January 27, 2009
Curing SAD During Dark
January in Michigan means the sharp smell of wood smoke in the crisp
winter air, the windblown drifts of purest snow outlining the soft
contour of the compost heap, the thrill of skidding on one heel across
an icy parking lot with an armload of groceries, and the chore of
chipping snotcicles from the tip of your frostbitten nose.
But as wonderful as this season may be in so many ways, some of us are
not all that crazy about the fact that we get to see the sun for maybe
an hour a month. Not only are the days ridiculously short, we also have
a brooding shroud of clouds parked overhead pretty much from November
The Gray Days are so profound around here that they can cause their very
own form of clinical depression, a psychological disorder with maybe the
most appropriate acronym ever – SAD. This stands for Seasonal Affective
Disorder, which pretty much boils down to sufferers being clinically
pissed off about all the crappy weather.
SAD is really common in places like Scandinavia, spreading deep and
persistent despair up there where they have even shorter, grayer days
than we have, and nothing but Volvos to drive.
You can treat SAD by sitting in front of a bright white therapeutic
light for half an hour, once or twice a day. If that’s not enough to
cheer you up, I sure don’t know what would be.
Last weekend we had a freakish lack of clouds here for a few hours, so I
went for a walk to soak up a little bit of sun, and to visit some
Austrian friends who were holding an “Austrian Curling” tournament on
the version of curling we usually see on TV (when we can’t find any
Star Trek reruns to watch), one player slides a big “stone” down the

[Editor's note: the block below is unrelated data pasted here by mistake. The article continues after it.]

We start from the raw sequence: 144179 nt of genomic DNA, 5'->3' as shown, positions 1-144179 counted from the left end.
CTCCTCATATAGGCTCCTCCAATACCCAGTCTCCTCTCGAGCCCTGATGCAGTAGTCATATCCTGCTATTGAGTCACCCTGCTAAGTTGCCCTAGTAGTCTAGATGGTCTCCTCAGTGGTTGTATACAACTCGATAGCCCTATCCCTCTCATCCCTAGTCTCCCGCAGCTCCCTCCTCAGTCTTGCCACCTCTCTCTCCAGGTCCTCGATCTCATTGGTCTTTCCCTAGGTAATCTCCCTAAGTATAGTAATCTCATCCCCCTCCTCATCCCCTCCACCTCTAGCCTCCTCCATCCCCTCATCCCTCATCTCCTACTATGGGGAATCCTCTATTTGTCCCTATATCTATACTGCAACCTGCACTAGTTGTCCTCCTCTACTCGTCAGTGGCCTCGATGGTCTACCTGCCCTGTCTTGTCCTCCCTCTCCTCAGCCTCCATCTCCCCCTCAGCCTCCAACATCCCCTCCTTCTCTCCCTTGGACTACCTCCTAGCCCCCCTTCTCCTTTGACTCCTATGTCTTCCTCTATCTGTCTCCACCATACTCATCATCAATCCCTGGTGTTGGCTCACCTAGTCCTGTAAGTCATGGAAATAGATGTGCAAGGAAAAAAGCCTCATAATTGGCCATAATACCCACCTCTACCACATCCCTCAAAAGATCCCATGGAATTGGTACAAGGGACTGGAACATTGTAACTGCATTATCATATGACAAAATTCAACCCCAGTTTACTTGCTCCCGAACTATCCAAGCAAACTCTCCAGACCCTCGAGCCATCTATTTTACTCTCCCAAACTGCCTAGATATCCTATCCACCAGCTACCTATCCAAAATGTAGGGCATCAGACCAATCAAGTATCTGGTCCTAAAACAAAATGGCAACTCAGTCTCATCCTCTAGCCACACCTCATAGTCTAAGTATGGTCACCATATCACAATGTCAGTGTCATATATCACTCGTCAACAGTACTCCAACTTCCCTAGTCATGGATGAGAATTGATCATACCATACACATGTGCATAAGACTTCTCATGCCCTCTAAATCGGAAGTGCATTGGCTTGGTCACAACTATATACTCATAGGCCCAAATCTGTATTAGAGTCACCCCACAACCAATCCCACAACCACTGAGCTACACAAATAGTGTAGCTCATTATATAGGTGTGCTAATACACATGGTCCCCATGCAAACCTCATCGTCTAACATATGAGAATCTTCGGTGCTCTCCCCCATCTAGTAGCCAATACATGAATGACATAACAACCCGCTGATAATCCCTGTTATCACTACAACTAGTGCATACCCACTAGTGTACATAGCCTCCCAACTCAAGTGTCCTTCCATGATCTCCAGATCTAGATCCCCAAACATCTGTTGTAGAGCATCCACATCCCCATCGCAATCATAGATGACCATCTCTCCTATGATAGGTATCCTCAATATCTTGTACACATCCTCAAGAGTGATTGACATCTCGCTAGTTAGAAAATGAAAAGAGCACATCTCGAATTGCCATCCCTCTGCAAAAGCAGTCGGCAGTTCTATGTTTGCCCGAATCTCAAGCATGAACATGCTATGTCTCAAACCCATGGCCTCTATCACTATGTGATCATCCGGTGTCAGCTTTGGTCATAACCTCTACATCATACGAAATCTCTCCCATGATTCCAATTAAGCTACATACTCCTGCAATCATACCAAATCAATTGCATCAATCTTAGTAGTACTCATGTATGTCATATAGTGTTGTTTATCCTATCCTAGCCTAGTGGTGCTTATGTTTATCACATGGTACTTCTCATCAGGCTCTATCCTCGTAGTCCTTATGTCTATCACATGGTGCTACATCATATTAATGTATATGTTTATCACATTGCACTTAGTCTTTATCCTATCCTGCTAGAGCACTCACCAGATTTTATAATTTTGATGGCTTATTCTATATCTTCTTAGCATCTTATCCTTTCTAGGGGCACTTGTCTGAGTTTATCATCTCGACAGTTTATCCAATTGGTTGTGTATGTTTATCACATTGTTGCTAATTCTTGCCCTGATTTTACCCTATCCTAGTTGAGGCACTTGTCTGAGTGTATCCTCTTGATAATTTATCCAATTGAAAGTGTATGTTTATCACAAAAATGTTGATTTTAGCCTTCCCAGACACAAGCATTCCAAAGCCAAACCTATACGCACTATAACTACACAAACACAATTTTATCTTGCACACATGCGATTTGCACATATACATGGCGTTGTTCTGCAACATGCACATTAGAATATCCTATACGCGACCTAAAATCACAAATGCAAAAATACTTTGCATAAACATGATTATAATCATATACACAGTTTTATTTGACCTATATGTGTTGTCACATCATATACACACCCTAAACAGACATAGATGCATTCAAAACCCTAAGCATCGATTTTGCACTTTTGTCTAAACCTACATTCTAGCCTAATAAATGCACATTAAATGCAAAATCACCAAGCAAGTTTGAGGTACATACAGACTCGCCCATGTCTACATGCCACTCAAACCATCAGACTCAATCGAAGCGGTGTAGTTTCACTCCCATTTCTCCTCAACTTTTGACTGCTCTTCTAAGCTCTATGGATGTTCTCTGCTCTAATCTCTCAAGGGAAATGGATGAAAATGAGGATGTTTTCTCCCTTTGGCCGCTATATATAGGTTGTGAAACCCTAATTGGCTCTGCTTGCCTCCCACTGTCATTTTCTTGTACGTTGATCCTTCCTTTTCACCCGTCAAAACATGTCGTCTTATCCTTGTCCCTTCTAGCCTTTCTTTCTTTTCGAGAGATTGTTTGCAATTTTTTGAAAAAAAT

ice at a bunch of other stones. The part I like best is when two
teammates carrying brooms run along with the stone, scrubbing the ice
like crazy, and shouting gibberish back and forth with a guy at the
other end of the ice.
kind of thought Austrian curling would be just like that, except maybe
instead of sliding stones down the ice, we would be sliding the
Austrians. It turns out that none of the Austrians did any sliding, at
least not intentionally, and for that matter there were no brooms. But
there was some shouted gibberish and a fair amount of hot spiced wine,
so we all had a real good time.
It’s funny how much it can boost your spirits to see a little sunshine.
As we all stood chatting on the lake, watching the moisture in our
breath freeze in midair and clatter to the ice, we kept remarking on
what a beautiful day it was. Of course, maybe the company of friends had
at least as much to do with the beauty of the day as the quality of the
Now that I think of it, I can remember many years ago, sliding down
Kid-crusher hill on a toboggan, hanging with a death grip onto whoever
was in front of me and squeezed almost breathless by whoever was behind
me, all of us woven into a stocking-capped child-link chain. I can
remember the end of each run, our chain collapsed into a body pile of
snow-crusted kids, all of us laughing so hard we were choking, smelling
like wet wool mittens and Juicy Fruit gum.
can remember skating on a frozen tennis court that some nameless
benefactor had flooded for our benefit, cheeks burning with exertion,
swatting the one hockey puck we had with our pine hockey sticks, and
digging frantically for it in the snow pile whenever one of our slap
shots came up a little frisky.
can remember being in snowball fights that tactically duplicated major
Napoleonic artillery battles, finding refuge from the bombardment behind
the snow man we had been so careful to protect while we were making him
just a few hours before.
What I don’t remember about any of those days is whether the sun was
shining. Knowing the odds, probably not. I guess back then if we needed
therapeutic lights we could always find one lying in the snow right next
Making snow angels.
Michael Ball. Distributed exclusively by North Star Writers Group.
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